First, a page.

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Gordon Research Conference — Molecular Mechanisms in Evolution

9th June 2019   -   14th June 2019
Stonehill College, Easton, MA, United States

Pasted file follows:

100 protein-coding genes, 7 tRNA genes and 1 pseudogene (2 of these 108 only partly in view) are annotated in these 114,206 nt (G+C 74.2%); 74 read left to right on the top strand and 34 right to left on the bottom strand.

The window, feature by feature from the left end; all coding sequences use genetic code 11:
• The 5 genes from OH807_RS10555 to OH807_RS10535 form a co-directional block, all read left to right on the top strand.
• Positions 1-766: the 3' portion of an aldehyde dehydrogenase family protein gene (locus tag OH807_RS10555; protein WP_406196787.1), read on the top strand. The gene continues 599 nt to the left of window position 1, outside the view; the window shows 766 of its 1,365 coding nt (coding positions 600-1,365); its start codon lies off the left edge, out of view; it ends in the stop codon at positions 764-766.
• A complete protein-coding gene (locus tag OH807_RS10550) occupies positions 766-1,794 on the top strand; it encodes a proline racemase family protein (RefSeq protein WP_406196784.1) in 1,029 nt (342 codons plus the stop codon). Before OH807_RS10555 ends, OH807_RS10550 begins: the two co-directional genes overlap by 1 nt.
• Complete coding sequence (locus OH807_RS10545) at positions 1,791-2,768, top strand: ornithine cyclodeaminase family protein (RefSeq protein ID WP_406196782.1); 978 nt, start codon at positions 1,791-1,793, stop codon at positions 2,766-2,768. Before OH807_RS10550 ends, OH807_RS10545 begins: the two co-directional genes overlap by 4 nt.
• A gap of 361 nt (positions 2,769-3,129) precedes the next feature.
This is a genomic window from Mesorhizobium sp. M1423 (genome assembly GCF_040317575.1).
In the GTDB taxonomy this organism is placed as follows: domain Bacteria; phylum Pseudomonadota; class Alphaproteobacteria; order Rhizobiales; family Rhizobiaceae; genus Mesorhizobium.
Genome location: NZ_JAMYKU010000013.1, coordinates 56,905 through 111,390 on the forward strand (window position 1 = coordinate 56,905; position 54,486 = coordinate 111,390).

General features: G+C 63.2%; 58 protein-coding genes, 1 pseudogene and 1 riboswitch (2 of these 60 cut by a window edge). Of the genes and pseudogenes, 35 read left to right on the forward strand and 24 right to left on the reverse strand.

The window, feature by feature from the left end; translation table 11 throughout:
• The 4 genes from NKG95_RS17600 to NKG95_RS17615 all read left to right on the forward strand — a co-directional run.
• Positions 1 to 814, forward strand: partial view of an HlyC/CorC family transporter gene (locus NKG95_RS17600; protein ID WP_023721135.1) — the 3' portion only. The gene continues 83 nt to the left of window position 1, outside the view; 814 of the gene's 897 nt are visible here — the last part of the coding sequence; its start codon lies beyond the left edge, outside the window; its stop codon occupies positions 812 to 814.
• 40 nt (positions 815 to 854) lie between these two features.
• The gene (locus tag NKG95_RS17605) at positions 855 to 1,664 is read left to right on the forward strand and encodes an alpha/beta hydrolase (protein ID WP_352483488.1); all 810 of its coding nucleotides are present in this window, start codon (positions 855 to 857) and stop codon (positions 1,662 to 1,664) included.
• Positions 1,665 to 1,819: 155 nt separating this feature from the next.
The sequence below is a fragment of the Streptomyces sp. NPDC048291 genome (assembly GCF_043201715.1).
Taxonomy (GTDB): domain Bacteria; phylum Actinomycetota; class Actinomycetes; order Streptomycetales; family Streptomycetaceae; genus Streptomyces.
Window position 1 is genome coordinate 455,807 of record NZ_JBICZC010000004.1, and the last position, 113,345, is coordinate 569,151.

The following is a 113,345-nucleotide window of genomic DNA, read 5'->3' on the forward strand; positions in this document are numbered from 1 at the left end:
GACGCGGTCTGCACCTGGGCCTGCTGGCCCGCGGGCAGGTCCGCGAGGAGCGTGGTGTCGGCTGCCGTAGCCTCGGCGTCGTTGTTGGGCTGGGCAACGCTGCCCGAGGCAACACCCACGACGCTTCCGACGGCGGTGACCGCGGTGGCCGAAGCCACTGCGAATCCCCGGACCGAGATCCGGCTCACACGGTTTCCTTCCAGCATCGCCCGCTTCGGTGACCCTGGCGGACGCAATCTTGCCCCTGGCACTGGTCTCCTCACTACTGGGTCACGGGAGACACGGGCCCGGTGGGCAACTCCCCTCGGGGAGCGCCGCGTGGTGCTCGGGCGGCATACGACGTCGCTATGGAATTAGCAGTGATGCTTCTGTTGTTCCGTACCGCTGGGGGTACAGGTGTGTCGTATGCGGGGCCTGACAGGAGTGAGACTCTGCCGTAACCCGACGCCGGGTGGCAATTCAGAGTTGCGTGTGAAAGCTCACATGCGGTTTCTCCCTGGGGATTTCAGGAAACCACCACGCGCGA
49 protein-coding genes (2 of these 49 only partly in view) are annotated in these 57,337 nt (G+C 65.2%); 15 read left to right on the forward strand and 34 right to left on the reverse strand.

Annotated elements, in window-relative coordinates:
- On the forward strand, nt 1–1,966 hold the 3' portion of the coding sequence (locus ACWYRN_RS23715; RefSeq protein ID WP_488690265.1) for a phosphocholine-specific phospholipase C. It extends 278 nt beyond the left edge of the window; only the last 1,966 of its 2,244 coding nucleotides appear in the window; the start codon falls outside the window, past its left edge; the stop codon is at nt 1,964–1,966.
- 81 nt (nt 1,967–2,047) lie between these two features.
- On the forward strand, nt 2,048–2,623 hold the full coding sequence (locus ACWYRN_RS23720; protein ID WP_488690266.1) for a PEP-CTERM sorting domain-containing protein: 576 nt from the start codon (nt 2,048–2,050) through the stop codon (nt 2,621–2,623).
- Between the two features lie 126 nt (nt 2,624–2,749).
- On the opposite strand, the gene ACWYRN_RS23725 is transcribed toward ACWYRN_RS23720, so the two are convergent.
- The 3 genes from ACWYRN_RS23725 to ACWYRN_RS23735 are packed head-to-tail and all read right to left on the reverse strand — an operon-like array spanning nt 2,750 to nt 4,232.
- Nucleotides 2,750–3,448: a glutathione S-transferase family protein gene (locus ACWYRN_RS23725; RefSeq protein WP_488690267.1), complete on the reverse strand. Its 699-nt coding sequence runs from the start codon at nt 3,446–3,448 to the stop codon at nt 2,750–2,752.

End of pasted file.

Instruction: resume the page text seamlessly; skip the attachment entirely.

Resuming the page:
The 2019 Gordon Conference on Molecular Mechanisms in Evolution will assemble experts in molecular, medical and evolutionary biology to present the latest findings and diverse perspectives on the molecular bases of evolutionary change. Without understanding evolutionary processes we cannot understand the history of life on earth and the mechanisms that produce its unity and diversity. As Dobzhansky first pointed out, "Nothing in biology makes sense except in the light of evolution". But evolution is also at the heart of human health, where it is responsible for the evolution of virulence, the emergence of drug resistance, and the initiation and the progression of cancer. At a societal level, climate change, habitat destruction, and altered agricultural practices are imposing evolutionary pressures that will shape the future of life and biodiversity on earth. The conference program will cover a wide range of topics including: origins of life, evolution of mutation and recombination rates, stress-inducible genetic variation, non-genetic variation and inheritance, phenotypic noise, evolution of novelty, evolution of complexity, cancer, aging,experimental evolution and evolutionary contingency. The principal goal of this GRC is to encourage and nurture a community of researchers, spanning several formal disciplines, with a shared interest in the molecular basis of evolutionary change. Evolutionary scientists include ecologists, evolutionary, cellular, and molecular biologists, physicists, applied mathematicians. With such a wide range of disciplines, it is easy to miss important discoveries and the invention of new techniques that lie outside one-s own, narrow discipline. This conference will have an engaging atmosphere for open and creative discussions in order to stimulate collaborations among scientists. As well as invited speakers, we will have 20 short talks chosen from submitted abstracts (primarily postdocs and graduate students rather than lab heads) and poster sessions. The goal of the short talks and posters is to give young scientists and their ideas access to the opinions and suggestions of the more experienced scientists who are invited speakers.

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